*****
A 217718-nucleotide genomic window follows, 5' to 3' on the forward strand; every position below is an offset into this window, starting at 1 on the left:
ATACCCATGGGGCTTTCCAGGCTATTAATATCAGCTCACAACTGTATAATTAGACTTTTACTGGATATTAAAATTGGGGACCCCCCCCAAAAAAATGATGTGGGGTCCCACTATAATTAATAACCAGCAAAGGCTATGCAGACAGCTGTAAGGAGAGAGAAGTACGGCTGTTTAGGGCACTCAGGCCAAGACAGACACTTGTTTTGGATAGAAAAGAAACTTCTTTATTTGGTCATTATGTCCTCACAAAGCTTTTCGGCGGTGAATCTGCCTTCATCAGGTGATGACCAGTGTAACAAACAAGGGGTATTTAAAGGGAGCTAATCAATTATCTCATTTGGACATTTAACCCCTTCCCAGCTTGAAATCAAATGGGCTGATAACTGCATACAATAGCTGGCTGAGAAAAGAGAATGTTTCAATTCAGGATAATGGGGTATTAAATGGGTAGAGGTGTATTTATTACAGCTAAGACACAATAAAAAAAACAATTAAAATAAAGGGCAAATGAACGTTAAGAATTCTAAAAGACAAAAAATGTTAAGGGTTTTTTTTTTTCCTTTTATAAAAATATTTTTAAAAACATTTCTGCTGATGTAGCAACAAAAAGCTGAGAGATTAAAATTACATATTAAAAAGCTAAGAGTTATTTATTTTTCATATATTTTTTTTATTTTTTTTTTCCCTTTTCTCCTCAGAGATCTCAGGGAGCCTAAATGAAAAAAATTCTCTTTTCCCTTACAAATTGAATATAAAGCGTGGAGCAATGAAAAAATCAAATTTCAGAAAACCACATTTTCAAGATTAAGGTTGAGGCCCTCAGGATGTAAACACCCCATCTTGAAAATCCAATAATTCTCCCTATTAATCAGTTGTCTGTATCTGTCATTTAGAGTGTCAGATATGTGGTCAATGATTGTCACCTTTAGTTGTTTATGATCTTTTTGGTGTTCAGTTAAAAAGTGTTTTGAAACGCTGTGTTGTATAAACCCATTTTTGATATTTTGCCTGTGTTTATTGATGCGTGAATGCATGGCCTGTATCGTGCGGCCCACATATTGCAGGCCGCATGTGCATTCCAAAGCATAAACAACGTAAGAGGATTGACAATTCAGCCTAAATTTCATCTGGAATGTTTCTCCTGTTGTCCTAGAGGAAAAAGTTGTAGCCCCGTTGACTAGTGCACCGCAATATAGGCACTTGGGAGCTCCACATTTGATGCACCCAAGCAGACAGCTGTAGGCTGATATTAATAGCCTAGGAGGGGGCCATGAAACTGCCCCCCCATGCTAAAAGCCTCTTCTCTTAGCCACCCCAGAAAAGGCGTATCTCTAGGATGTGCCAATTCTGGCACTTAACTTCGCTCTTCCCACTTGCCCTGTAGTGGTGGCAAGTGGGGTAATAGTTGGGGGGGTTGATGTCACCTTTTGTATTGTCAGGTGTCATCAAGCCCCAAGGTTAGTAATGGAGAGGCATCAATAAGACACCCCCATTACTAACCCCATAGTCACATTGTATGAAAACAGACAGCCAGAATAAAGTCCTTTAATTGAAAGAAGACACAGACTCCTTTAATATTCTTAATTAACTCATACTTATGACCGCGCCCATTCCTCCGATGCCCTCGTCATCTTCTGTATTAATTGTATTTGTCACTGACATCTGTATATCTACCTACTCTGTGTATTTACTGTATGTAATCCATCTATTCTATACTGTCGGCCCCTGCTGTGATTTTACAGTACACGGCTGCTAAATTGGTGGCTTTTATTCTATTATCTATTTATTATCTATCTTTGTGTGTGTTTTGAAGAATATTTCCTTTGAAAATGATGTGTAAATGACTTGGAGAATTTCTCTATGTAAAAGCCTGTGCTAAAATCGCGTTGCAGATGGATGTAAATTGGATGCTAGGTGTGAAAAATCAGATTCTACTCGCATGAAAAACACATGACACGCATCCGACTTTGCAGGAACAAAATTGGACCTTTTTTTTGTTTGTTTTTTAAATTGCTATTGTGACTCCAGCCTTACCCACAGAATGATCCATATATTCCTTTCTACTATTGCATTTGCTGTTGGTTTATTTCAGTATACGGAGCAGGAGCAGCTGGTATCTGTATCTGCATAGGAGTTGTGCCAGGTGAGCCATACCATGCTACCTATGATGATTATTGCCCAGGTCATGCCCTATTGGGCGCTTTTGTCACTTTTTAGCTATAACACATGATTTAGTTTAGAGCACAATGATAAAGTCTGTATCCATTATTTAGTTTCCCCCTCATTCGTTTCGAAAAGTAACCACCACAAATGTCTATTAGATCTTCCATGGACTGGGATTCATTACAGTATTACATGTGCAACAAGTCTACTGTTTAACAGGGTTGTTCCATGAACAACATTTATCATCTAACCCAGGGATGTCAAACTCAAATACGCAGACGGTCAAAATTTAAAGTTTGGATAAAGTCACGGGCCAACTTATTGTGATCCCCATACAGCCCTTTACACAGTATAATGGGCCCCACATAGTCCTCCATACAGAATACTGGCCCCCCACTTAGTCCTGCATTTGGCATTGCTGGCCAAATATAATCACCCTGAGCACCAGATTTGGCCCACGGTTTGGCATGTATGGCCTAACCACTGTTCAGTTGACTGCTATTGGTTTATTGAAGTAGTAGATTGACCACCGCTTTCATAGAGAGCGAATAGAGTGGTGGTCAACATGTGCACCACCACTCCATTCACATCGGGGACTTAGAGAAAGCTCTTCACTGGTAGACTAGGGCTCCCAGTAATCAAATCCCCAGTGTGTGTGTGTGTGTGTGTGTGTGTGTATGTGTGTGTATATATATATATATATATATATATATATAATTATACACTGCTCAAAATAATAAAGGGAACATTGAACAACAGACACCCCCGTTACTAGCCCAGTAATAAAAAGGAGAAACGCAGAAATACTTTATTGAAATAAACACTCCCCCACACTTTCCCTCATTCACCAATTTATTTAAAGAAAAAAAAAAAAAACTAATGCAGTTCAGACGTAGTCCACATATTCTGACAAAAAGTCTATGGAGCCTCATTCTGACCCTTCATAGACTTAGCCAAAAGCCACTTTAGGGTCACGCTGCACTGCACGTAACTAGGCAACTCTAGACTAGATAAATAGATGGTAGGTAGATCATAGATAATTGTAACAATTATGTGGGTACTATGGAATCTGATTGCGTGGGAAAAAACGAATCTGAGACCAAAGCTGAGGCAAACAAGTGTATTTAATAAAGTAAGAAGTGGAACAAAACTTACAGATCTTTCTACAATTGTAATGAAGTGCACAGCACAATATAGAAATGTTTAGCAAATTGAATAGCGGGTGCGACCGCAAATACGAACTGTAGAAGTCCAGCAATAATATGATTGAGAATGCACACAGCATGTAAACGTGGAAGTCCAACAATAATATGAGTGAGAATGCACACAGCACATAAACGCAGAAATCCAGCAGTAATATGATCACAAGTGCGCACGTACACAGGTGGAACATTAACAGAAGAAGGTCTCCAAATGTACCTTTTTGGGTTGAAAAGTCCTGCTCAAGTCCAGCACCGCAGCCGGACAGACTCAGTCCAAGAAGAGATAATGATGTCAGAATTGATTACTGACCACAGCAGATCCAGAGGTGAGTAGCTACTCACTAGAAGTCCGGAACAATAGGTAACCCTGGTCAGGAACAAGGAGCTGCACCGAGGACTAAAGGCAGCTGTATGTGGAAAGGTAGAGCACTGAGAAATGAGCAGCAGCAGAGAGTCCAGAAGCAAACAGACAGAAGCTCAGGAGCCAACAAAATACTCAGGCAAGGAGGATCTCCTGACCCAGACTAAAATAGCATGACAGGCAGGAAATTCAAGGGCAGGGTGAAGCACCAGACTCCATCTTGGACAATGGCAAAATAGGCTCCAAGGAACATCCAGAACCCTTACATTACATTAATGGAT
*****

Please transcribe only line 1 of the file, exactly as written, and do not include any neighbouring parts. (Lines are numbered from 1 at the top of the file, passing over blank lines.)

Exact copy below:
A 217718-nucleotide genomic window follows, 5' to 3' on the forward strand; every position below is an offset into this window, starting at 1 on the left: